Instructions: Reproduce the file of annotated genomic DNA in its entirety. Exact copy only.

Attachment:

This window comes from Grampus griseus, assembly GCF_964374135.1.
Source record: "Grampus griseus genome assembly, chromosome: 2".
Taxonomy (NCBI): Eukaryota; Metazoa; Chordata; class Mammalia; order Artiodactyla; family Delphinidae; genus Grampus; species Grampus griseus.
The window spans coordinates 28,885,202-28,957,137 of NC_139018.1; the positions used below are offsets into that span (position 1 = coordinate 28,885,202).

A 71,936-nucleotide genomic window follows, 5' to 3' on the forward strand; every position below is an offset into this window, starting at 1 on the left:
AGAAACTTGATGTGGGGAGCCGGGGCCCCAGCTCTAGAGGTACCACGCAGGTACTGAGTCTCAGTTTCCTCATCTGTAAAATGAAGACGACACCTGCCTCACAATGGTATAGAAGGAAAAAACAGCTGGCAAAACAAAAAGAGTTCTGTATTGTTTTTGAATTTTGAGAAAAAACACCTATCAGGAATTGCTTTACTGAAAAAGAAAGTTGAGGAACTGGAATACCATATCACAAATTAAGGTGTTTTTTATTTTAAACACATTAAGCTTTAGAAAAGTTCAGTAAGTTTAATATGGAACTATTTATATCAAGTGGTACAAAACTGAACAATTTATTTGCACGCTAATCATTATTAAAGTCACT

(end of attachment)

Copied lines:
This window comes from Grampus griseus, assembly GCF_964374135.1.
Source record: "Grampus griseus genome assembly, chromosome: 2".
Taxonomy (NCBI): Eukaryota; Metazoa; Chordata; class Mammalia; order Artiodactyla; family Delphinidae; genus Grampus; species Grampus griseus.
The window spans coordinates 28,885,202-28,957,137 of NC_139018.1; the positions used below are offsets into that span (position 1 = coordinate 28,885,202).

A 71,936-nucleotide genomic window follows, 5' to 3' on the forward strand; every position below is an offset into this window, starting at 1 on the left:
AGAAACTTGATGTGGGGAGCCGGGGCCCCAGCTCTAGAGGTACCACGCAGGTACTGAGTCTCAGTTTCCTCATCTGTAAAATGAAGACGACACCTGCCTCACAATGGTATAGAAGGAAAAAACAGCTGGCAAAACAAAAAGAGTTCTGTATTGTTTTTGAATTTTGAGAAAAAACACCTATCAGGAATTGCTTTACTGAAAAAGAAAGTTGAGGAACTGGAATACCATATCACAAATTAAGGTGTTTTTTATTTTAAACACATTAAGCTTTAGAAAAGTTCAGTAAGTTTAATATGGAACTATTTATATCAAGTGGTACAAAACTGAACAATTTATTTGCACGCTAATCATTATTAAAGTCACT